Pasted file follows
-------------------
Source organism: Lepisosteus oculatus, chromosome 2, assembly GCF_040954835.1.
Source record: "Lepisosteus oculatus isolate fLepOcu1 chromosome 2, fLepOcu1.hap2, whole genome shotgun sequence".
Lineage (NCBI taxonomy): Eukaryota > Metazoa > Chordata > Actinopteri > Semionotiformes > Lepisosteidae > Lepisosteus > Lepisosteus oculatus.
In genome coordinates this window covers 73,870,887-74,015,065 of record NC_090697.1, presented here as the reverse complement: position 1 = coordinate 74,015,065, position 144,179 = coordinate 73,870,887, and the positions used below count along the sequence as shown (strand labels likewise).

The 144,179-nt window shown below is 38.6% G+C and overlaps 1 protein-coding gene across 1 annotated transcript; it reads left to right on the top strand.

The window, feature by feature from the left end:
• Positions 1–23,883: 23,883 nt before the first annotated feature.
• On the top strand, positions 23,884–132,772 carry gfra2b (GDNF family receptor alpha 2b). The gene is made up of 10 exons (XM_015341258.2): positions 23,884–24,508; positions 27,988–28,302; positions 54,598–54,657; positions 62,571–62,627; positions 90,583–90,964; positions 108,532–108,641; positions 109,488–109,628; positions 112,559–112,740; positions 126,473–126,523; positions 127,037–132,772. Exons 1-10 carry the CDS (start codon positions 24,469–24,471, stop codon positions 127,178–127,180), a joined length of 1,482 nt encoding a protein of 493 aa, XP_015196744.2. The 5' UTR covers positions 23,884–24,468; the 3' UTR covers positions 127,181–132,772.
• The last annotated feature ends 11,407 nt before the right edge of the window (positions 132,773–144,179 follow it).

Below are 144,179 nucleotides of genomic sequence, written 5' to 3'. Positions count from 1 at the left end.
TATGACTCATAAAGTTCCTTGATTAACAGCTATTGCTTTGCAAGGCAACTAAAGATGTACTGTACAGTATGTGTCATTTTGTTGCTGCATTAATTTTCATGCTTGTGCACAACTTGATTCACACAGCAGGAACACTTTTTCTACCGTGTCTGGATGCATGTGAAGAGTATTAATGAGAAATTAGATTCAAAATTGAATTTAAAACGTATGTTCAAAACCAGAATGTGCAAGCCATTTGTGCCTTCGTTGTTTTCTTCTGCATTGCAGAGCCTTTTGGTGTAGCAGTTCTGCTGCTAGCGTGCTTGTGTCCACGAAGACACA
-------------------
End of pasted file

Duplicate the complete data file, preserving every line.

Source organism: Lepisosteus oculatus, chromosome 2, assembly GCF_040954835.1.
Source record: "Lepisosteus oculatus isolate fLepOcu1 chromosome 2, fLepOcu1.hap2, whole genome shotgun sequence".
Lineage (NCBI taxonomy): Eukaryota > Metazoa > Chordata > Actinopteri > Semionotiformes > Lepisosteidae > Lepisosteus > Lepisosteus oculatus.
In genome coordinates this window covers 73,870,887-74,015,065 of record NC_090697.1, presented here as the reverse complement: position 1 = coordinate 74,015,065, position 144,179 = coordinate 73,870,887, and the positions used below count along the sequence as shown (strand labels likewise).

The 144,179-nt window shown below is 38.6% G+C and overlaps 1 protein-coding gene across 1 annotated transcript; it reads left to right on the top strand.

The window, feature by feature from the left end:
• Positions 1–23,883: 23,883 nt before the first annotated feature.
• On the top strand, positions 23,884–132,772 carry gfra2b (GDNF family receptor alpha 2b). The gene is made up of 10 exons (XM_015341258.2): positions 23,884–24,508; positions 27,988–28,302; positions 54,598–54,657; positions 62,571–62,627; positions 90,583–90,964; positions 108,532–108,641; positions 109,488–109,628; positions 112,559–112,740; positions 126,473–126,523; positions 127,037–132,772. Exons 1-10 carry the CDS (start codon positions 24,469–24,471, stop codon positions 127,178–127,180), a joined length of 1,482 nt encoding a protein of 493 aa, XP_015196744.2. The 5' UTR covers positions 23,884–24,468; the 3' UTR covers positions 127,181–132,772.
• The last annotated feature ends 11,407 nt before the right edge of the window (positions 132,773–144,179 follow it).

Below are 144,179 nucleotides of genomic sequence, written 5' to 3'. Positions count from 1 at the left end.
TATGACTCATAAAGTTCCTTGATTAACAGCTATTGCTTTGCAAGGCAACTAAAGATGTACTGTACAGTATGTGTCATTTTGTTGCTGCATTAATTTTCATGCTTGTGCACAACTTGATTCACACAGCAGGAACACTTTTTCTACCGTGTCTGGATGCATGTGAAGAGTATTAATGAGAAATTAGATTCAAAATTGAATTTAAAACGTATGTTCAAAACCAGAATGTGCAAGCCATTTGTGCCTTCGTTGTTTTCTTCTGCATTGCAGAGCCTTTTGGTGTAGCAGTTCTGCTGCTAGCGTGCTTGTGTCCACGAAGACACA